Stage 3

24yo Eritrean Biniam Girmay became the first black African to win a stage of the Tour de France in Turin on Monday. Image: Sirotti.

Eritrean Biniam Girmay has made history as the first black African to win a stage of the Tour de France, the 24yo claiming the Stage 3 victory in Turin.

 Girmay of team Intermarche-Wanty said “thanks to God … for giving me all the strength and support,” soon after the Turino finale.

“Since I started cycling I was never dreaming of being part of the Tour de France … now I can’t believe it,” he continued.

“Thank you to my family, my wife, to Eritrea and Africa,’ he said.

“We must be proud. Now we are part of the big races and have success. Now is our moment, now is our time, this for all Africa,” he significantly concluded, with Rwanda due to host the 2025 UCI Road World Championships.

Biniam Girmay on the podium after his sprint victory in Torino. Image: Sirotti.

Cavendish Misses His Stage 3 Opportunity

From shortly after the moment the route of the 2024 Tour de France was revealed Mark Cavendish started thinking Stage 3 was a huge opportunity to take sprint win #35. Some say the ‘Manx Missile’ based his entire training program around the 230km stage from Plaisance to Turin, and particularly the fast run into the line.

A relaxed and happy Mark Cavendish with fans and supporters after Stage 3 of the 2024 Tour de France. Video Nat Bromhead.

But bike racing can be a very cruel sport, the hourly variables incalculable. 

Cavendish managed to avoid a large crash with just 2km to go, but the disruption was enough to knock him out of contention and make that 35th stage victory a little more difficult to grasp.

“Something was going to happen, you could feel it but you didn’t know where,” he said at the Astana team bus after the stage. I heard it and was on the brakes,“ he continued. “Thankfully we were OK. I don’t think anyone was hurt .. you don’t want anybody to crash. So we didn’t sprint, but we’re safe and that’s the main thing,” and upbeat Cavendish concluded.

EF Education-EasyPost rider Richard Carapaz is now in the yellow jersey, the 31yo Ecuadorian the first from his country to wear the famed jersey. With an exciting climbing stage tomorrow, Tadej Pogacar, Remco Evenepoel and Jonas Vingegaard will be hot on Carapaz’s heels, the three riders on the same time in GC.

2024 Tour de France Stage 3 Top 5

1. Biniam Girmay (Intermarche-Wanty)

2. Fernando Gaviria (Movistar)

3. Arnaud de Lie (Lotto Dstny)

4. Mads Pedersen (Lidl-Trek)

5. Dylan Groenewegen (Jayco-AlUla)

Stage 2

French team Arkea – B&B Hotels have enjoyed their first Tour de France stage victory with Kevin Vauquelin crushing the Stage 2 finish in Bologna.

The second successive victory to a French rider after the second day on Italian roads, a rider from another of Italy’s neighbours has slipped into the Yellow Jersey. Yes, Giro winner and one of the TDF race favourites Tadej Pogacar is now in yellow, with four others right on his tail. 

Kevin Vauquelin hands Arkea – Beb Hotels their first Tour de France stage win.

Mounting the first real attack of the 2024 Tour, Pogacar made a trademark move on the Sam Luca climb, some 600 meters from the summit. Jonas Vingegaard was able to match the move and seemed happy with his form post-stage.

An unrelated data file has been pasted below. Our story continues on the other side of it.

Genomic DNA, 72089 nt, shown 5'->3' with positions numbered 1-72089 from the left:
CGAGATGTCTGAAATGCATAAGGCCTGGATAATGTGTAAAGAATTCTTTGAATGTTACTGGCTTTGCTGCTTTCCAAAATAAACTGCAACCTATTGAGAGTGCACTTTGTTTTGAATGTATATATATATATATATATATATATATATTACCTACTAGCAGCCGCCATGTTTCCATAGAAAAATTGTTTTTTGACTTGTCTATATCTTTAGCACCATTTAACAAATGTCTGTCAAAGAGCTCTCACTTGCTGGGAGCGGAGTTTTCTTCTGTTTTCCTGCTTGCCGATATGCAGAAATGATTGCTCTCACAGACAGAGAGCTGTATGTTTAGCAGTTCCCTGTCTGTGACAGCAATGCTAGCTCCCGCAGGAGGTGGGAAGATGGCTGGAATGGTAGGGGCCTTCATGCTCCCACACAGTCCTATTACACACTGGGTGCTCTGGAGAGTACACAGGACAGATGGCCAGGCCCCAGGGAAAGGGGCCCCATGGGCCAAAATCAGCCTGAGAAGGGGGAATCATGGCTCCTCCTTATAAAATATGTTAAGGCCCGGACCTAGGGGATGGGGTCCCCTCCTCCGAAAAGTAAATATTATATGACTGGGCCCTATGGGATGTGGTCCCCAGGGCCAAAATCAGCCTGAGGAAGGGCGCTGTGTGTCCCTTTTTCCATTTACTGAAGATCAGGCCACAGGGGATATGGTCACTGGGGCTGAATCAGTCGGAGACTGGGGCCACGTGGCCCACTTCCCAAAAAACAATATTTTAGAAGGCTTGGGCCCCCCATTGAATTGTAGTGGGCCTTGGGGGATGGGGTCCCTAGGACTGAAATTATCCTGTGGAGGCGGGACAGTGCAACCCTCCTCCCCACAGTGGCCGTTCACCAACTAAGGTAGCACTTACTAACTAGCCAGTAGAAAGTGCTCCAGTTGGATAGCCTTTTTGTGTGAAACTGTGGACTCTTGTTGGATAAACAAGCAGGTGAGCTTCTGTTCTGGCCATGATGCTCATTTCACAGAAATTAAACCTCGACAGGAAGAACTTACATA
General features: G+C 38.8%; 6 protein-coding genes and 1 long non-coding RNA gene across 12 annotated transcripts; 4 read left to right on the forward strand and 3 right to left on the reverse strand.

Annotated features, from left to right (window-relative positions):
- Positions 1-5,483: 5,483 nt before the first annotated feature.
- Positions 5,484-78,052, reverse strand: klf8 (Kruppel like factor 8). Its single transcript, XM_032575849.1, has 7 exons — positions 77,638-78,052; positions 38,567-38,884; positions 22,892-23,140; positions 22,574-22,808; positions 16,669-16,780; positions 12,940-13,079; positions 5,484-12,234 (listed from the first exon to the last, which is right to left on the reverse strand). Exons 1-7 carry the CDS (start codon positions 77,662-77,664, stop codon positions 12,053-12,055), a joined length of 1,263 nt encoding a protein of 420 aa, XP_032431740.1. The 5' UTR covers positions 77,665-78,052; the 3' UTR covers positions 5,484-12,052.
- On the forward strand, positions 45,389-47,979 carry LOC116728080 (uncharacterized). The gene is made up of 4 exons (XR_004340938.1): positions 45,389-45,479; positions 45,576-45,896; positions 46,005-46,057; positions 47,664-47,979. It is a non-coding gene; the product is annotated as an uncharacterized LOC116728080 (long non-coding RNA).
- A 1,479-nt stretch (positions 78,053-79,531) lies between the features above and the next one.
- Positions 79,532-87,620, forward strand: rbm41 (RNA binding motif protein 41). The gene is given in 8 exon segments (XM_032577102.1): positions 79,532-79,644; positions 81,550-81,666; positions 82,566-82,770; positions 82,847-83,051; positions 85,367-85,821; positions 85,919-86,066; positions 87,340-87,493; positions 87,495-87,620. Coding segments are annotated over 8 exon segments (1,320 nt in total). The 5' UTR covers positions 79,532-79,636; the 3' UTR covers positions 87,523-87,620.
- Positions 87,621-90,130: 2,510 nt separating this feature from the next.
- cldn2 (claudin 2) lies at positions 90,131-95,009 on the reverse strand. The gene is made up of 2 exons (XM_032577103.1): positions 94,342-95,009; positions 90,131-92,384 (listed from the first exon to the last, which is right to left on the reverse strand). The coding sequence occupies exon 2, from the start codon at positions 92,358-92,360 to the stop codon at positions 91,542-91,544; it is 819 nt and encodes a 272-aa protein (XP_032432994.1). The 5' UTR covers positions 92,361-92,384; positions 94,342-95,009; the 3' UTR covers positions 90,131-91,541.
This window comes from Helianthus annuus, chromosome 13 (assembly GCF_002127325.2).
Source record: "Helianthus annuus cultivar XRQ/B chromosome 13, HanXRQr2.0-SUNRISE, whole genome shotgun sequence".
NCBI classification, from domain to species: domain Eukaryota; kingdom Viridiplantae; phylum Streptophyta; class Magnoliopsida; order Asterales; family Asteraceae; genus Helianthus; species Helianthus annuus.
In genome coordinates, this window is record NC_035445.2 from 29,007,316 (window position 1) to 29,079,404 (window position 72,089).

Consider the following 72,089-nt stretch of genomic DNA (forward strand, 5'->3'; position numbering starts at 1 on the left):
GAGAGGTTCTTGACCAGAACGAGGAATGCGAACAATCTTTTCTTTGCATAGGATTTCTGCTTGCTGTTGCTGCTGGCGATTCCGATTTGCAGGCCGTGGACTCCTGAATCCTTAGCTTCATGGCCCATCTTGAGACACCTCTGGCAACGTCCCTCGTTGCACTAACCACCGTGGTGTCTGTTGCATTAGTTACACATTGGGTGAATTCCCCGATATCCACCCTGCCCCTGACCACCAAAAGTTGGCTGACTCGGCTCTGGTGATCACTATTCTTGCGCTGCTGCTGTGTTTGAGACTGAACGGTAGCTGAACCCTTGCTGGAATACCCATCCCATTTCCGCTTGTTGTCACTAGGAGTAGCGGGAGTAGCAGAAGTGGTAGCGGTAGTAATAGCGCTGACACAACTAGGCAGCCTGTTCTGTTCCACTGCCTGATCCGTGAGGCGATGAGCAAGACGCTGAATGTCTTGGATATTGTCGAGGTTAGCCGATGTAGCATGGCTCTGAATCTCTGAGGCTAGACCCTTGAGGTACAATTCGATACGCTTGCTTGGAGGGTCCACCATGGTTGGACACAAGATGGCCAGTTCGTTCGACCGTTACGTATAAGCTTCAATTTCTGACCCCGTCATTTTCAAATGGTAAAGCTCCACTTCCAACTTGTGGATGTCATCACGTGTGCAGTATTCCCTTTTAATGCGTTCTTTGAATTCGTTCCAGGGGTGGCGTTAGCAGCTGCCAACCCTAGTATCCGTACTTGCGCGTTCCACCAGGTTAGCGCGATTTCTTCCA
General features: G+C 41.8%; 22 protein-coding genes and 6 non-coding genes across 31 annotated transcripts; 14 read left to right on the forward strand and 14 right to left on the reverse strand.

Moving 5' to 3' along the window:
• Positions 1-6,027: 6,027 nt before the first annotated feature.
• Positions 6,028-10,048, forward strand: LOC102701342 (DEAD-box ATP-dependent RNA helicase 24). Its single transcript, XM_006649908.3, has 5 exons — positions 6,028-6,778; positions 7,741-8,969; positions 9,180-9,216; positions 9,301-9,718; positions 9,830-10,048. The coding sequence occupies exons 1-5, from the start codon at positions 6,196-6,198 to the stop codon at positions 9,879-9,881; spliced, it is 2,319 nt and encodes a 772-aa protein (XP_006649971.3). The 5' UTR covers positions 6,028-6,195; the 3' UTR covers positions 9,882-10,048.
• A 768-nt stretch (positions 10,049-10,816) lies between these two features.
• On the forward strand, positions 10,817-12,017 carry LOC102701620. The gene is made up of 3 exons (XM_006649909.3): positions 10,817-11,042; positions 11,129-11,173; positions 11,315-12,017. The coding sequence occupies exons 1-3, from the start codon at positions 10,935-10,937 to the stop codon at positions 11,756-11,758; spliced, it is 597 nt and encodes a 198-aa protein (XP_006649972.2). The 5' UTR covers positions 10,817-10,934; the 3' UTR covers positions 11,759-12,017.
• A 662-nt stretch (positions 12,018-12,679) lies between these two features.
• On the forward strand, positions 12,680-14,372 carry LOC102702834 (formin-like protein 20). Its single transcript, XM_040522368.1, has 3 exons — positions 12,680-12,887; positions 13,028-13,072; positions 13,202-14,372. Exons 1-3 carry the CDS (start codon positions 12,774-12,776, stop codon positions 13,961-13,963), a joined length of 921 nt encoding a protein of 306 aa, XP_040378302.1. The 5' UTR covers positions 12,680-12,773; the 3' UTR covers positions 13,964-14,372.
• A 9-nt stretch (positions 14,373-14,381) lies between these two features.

“I was happy I was able to follow Tadej on the second climb, this is probably one of the stages we feared the most,” he said. “Or we expected to lose time … because of the preparation of only one and a half months for this race to prepare properly. I think I can be super happy with my performance. I knew before my crash this was a stage that suited him better … after my crash maybe I was even more behind. At least now I can say I’m back – at least I’m super super close.”

General Classification After Stage 2

  1. Tadej Pogacar (UAE Team Emirates) 9:53:30
  2. Remco Evenepoel (Soudal Quick-Step) +0″
  3. Jonas Vingegaard (Team Visma | Lease a Bike) +0″
  4. Richard Carapaz (EF Education – EasyPost) +0″
  5. Romain Bardet (DSM-Firmenich PostNL) +6″
  6. Maxim van Gils (Lotto Dstny) +21″
  7. Egan Bernal (INEOS Grenadiers) +21″
  8. Pello Bilbao (Bahrain – Victorious) +21″
  9. Thomas Pidcock (INEOS Grenadiers) +21″

    10. Giulio Ciccone (Lidl – Trek) +21″

Stage 1

The Tour de France has begun with gusto with heatwave conditions and the first stage’s 3600m of climbing making for thrilling and challenging racing.

Frenchman Romain Bardet (DSM-firmenich PostNL) ultimately won the stage and will wear the first yellow jersey of his career when Stage 2 begins in Cesenatico at noon on Sunday.

One of the major stories of stage one was that of veteran sprinted Mark Cavendish who was visibly sick and struggled for most of the tough stage. For more on this you can see a video interview with former Aussie pro Mitch Docker on the Bicycling Australia Instagram.

Top 10 After Stage 1

1. Bardet (DSM-Firmenich PostNL)

2. Van Den Broek (DSM-Firmenich PostNL)

3. Van Aert (Visma-Lease a Bike)

4. Pogacar (UAE Team Emirates)

5. Van Gils (Lotto Dstny)

6. Aranburu (Movistar)

7. Pedersen (Lidl-Trek)

8. Evenepoel (Soudal-Quick Step)

9. Bilbao (Bahrain Victorious)

10. Bettiol (EF Education-EasyPost)